On these islands almost anything can happen, with each season bringing very different visitors. Giant bullrays, wobbegongs, lobsters, potato cod, giant barracuda, loggerhead turtles and Spanish dancer nudibranchs are seen here on every dive. Eagle rays, bamboo sharks, shovelnose rays and guitar sharks are also common. In the colder seasons, grey nurse sharks, hammerheads and fur seals come by, while humpback whales breach in the bay. Then in the summer, from December to May, the area hosts armadas of zebra sharks, with mantas and mobula rays soaring overhead. The currents are strong but manageable and with every dive bringing something new, it’s definitely a place to linger for a few days.

After Julian Rocks, it’s just a few more hours north to Brisbane and the road trip is done. From fur seals to sea dragons, mobs of mantas to schools of sharks, it turns out that New South Wales has a lot to offer. The best part is that though Sydney and Byron Bay are famous topside destinations, none of these dive sites is that busy. Most divers here are not tourists but friendly Australian divers for the sport is very popular in this part of the country. Now you know why. AA


When to go

The best time to visit is during the Australian summer. Dive with cold-water species from October to December, while warm-water species start appearing in the north at the end of December and stay around for two or three months until March.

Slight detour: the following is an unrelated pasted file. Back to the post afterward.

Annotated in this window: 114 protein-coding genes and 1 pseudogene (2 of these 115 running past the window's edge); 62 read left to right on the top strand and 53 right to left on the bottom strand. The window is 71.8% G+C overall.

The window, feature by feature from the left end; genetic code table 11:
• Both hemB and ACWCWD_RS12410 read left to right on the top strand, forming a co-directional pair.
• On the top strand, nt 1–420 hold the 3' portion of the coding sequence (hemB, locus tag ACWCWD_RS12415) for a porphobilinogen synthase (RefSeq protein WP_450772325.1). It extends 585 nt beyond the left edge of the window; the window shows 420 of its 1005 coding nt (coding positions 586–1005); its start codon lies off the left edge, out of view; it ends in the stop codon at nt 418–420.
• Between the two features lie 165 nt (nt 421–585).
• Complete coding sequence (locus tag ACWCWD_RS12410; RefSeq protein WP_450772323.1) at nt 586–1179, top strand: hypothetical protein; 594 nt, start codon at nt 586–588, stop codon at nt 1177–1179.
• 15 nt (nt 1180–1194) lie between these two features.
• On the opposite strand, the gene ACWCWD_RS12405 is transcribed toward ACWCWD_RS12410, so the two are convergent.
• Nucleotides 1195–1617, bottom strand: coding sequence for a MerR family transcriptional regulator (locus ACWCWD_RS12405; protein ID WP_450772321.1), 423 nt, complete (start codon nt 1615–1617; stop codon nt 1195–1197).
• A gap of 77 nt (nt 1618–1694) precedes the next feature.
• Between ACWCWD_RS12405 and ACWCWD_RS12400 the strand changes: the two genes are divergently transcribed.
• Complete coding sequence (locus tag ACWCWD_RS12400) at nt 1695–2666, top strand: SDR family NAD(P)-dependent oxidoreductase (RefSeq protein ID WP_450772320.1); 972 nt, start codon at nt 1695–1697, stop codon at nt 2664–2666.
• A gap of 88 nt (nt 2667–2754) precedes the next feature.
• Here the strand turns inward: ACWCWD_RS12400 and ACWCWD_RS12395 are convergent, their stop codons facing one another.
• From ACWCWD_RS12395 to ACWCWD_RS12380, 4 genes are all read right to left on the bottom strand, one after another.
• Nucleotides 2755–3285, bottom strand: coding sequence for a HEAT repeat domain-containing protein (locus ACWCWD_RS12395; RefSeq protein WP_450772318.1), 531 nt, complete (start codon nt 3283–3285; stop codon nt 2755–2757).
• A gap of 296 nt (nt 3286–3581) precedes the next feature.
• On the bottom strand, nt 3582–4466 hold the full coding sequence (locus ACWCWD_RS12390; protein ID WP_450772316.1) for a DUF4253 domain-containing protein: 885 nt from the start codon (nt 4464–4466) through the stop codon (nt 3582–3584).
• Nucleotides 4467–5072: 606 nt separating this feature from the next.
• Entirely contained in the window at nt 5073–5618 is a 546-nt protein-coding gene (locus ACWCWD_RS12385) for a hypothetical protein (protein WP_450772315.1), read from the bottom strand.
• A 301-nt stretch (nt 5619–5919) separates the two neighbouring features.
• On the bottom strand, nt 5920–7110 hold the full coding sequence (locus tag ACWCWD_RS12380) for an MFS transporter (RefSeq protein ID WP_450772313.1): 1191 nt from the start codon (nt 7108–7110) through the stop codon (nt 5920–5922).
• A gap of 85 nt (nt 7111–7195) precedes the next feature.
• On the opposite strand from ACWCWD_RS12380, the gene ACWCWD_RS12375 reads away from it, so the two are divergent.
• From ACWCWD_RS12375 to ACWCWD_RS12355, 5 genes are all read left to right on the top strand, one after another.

How to get there

Sydney is well connected internationally and all the major car hire agencies have a presence at the airport. Cheaper rental agencies and so-called rent-a-bomb agencies are located in town, however may not support city-to-city rentals.

What it will cost

Diving down-under is not cheap: expect to pay AUS$100-140 per two-tank dive excluding gear. Don’t assume this includes a divemaster either. Bringing your own gear is strongly recommended as the equipment rental quickly adds up. Filling tanks for shore dives is AUS$10-12 per tank and weights are charged for too. You can cap overall costs by staying in low-cost accommodation and making use of your cooking skills on the barbies that are commonly available for free at campsites.

What to take

The water is cold most of the year so wetsuits should be 5-mm or 7-mm, or else use a semi-dry. In Byron Bay you might get by in summer with a 3-mm – water temperatures range from 15°C in winter to 28°C in summer – while in the south it will not get much warmer than 24°C and is shatteringly cold in winter.


NSW dive operations tend to be small, so book in advance. In low season, boats may not go out at all; in summer, they quickly fill up.

Narooma – Narooma Charters,

Jervis Bay – Dive Jervis Bay,

Sydney – Dive 2000,;


Snorkel Safari,;

Terrigal – Terrigal Dive,

Forster – Dive Forster,

South West Rocks – SWR Dive Center,

Wooli/Solitary Islands – Wooli Dive,

Byron Bay – Sun Dive,